How to Submit iPhone Apps to the iTunes App Store

Hey y’all. In this post I’ll answer a frequently asked question about the app biz: “How do you submit iphone apps to the app store?” Henceforth find ye de-mystification of the submittal process!

ios dev center

To submit iPhone apps to the iTunes store

you first must sign up to become a Registered iPhone Developer [signup link]. The standard developer license costs $99 and is an annual fee. If you plan on charging for your app, or having in-app purchasing, be prepared to provide your banking information so that Apple can provide direct deposit of your earnings.

If you’ve already set up your developer account, have created your Provisioning Profiles, Certificates, App ID’s etc, and have your binary compiled, then you’re ready to submit your app to Apple. The site you use to submit is iTunes Connect and the login should be the same as your Developer Portal login.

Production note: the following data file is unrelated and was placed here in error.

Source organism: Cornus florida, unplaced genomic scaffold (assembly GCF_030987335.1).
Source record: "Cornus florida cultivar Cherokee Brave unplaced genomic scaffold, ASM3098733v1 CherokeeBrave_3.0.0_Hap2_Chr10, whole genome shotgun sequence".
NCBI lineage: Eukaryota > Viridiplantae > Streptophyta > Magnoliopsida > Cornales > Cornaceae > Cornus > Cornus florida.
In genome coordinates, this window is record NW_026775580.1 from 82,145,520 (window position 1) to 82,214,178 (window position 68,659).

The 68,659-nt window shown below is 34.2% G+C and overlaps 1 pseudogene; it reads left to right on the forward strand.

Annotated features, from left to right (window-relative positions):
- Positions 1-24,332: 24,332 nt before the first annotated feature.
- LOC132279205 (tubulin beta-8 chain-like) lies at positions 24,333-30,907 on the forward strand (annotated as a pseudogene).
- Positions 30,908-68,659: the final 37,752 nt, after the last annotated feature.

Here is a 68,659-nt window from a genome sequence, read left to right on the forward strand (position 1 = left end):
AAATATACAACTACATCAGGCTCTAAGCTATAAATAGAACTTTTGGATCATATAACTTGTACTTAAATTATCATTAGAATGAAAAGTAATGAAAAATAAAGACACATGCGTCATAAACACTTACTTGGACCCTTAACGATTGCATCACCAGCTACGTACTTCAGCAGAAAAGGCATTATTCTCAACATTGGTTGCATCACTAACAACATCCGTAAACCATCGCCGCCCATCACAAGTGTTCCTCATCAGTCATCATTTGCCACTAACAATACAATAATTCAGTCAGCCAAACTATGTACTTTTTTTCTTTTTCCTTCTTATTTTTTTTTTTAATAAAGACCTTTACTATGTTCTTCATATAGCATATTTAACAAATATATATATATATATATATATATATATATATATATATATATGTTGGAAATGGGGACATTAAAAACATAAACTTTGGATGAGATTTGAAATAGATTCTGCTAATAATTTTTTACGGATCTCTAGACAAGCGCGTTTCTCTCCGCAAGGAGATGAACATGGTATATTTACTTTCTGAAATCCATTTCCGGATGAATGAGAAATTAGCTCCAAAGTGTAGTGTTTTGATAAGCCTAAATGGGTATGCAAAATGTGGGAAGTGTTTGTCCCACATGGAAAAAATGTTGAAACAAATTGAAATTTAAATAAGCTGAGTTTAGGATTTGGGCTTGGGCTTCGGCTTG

Step 1 – Login to iTunes Connect and Click on “Manage Your Applications”


manage your applications

Step 2 – Add New Application


itunes connect

Step 3 – Encryption selection

Select “Does your product contain encryption?” Most of us will click “no” but if you’re not sure click here for more info on export compliance.

Step 4 – Enter New Application data.

Application Name – This is where you enter the name that will appear in iTunes, next to the icon. When you’re naming your app, be sure to think about your most important keywords and embed them within the title. The example below was a test where I tried putting “coffee finder” “starbucks” and a variation of “find coffee”. Sales lifted significantly. However, Apple has been cracking down on using brand names in titles and keywords, so I’m not sure if I could get away with Starbucks in the title today the way I did before Starbucks had an app.

enter application description